A newly released 2018 U.S. Justice Department memo helps explain why advancing MED research has been such an ordeal for advocates.
The legal issues are complex and obscure. In a very-thorough blog post, lawyer Shuki Greer explains how the memo revealed Justice's "predetermined bias" against research.
- The document marks a victory in psychiatrist Dr. Sue Sisley's long legal battle to test MED on PTSD sufferers. Among the other issues involved, Sisley has said the cannabis grown at the University of Mississippi, the country's only federally legal pot-farm, is inadequate for her study.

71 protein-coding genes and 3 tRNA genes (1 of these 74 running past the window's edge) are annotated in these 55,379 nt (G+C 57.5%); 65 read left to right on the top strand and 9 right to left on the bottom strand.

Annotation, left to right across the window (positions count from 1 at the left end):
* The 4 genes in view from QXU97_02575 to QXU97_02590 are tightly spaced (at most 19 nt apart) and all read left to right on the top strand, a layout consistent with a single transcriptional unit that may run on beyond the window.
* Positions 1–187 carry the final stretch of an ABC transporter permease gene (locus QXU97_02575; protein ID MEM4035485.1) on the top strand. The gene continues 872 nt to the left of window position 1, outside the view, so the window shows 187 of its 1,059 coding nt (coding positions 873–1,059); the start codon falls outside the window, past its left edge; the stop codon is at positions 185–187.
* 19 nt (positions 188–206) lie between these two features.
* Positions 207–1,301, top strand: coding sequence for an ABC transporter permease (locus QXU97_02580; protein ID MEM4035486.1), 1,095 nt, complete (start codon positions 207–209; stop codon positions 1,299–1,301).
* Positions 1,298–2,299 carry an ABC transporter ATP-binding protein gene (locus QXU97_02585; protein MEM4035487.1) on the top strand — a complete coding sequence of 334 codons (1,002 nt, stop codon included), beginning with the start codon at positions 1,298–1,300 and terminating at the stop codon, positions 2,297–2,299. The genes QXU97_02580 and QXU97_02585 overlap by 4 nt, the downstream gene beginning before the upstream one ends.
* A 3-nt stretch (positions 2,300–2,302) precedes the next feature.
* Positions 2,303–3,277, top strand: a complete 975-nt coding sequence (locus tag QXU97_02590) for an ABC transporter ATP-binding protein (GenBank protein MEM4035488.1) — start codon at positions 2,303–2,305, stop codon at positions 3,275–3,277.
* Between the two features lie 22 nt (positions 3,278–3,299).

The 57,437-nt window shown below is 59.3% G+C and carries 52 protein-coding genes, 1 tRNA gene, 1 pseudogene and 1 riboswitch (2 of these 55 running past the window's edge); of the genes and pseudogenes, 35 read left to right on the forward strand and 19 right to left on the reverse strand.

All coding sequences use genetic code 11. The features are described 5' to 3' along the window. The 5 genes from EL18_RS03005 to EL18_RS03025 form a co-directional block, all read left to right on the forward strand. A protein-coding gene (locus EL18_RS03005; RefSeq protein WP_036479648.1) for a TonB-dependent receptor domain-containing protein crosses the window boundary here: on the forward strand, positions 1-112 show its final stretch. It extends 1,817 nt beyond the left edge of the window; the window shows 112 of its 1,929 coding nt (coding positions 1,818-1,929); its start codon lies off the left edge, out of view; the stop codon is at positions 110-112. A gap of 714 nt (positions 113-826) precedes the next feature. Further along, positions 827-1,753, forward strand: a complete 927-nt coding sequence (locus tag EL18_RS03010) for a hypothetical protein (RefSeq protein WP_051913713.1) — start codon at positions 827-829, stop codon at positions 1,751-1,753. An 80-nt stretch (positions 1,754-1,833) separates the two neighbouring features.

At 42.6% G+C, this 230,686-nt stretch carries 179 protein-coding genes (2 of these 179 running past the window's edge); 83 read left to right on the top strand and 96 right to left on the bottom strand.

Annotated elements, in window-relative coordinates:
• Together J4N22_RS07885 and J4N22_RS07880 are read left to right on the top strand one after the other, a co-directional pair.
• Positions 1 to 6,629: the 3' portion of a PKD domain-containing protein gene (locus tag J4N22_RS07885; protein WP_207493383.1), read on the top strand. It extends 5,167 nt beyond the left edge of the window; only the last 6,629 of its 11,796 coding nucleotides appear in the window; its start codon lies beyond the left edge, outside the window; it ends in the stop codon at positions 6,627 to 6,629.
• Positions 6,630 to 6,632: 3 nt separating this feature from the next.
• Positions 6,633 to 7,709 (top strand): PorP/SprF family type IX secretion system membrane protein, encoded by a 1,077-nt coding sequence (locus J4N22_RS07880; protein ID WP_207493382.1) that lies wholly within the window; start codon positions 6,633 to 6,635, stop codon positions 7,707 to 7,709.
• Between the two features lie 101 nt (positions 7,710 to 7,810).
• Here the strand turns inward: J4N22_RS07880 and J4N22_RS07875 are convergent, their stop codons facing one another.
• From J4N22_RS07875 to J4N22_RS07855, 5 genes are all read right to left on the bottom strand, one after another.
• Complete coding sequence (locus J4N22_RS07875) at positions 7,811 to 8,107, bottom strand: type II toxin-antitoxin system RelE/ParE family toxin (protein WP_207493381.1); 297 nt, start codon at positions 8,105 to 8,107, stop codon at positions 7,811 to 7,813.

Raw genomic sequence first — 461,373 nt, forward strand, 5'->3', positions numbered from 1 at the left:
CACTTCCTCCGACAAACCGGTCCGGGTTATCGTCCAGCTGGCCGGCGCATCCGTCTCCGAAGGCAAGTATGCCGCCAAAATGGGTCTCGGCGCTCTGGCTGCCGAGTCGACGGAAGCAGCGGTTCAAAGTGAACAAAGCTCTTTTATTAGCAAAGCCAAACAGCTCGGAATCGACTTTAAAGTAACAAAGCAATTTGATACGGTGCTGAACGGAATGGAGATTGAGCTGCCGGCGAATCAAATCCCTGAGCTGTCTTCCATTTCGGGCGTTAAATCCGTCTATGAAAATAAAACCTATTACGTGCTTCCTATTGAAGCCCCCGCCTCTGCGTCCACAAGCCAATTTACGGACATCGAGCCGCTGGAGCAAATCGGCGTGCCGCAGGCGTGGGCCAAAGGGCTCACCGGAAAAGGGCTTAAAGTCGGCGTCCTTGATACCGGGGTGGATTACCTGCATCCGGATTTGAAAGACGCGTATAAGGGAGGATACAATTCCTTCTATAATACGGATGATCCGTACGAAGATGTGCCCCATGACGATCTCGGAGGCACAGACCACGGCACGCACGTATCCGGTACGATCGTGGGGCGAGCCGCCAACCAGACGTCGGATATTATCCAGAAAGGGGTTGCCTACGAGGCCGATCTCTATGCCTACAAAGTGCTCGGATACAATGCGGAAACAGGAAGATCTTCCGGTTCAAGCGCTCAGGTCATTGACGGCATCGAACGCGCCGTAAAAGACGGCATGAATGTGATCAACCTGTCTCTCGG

- This NBC story does a good job contextualizing the issue within the broader fight for MED access. Politico has more.
- The NBC story also includes a great interview with University of Mississippi Professor Mahmoud ElSohly, who defends what is surely the world's most maligned pot crop. He called the disparagement "propaganda" by legalization supporters.
- The memo involves whether a system of independent universities producing MED crops is compliant with America's international treaty obligations. "We suspect that coming up with a legal memo that he could use to justify his delay tactics certainly gave [then-Attorney General Jeff] Sessions some sly satisfaction," Greer, the lawyer, writes.
- Greer suggests this will bring more openness to future federal memos involving cannabis, though it's not clear whether it will accelerate MED research.
In another complex legal case, Canna Law Blog looks at the bankruptcy filing of United Cannabis Corp. , a Colorado company involved in a closely-watched intellectual property dispute.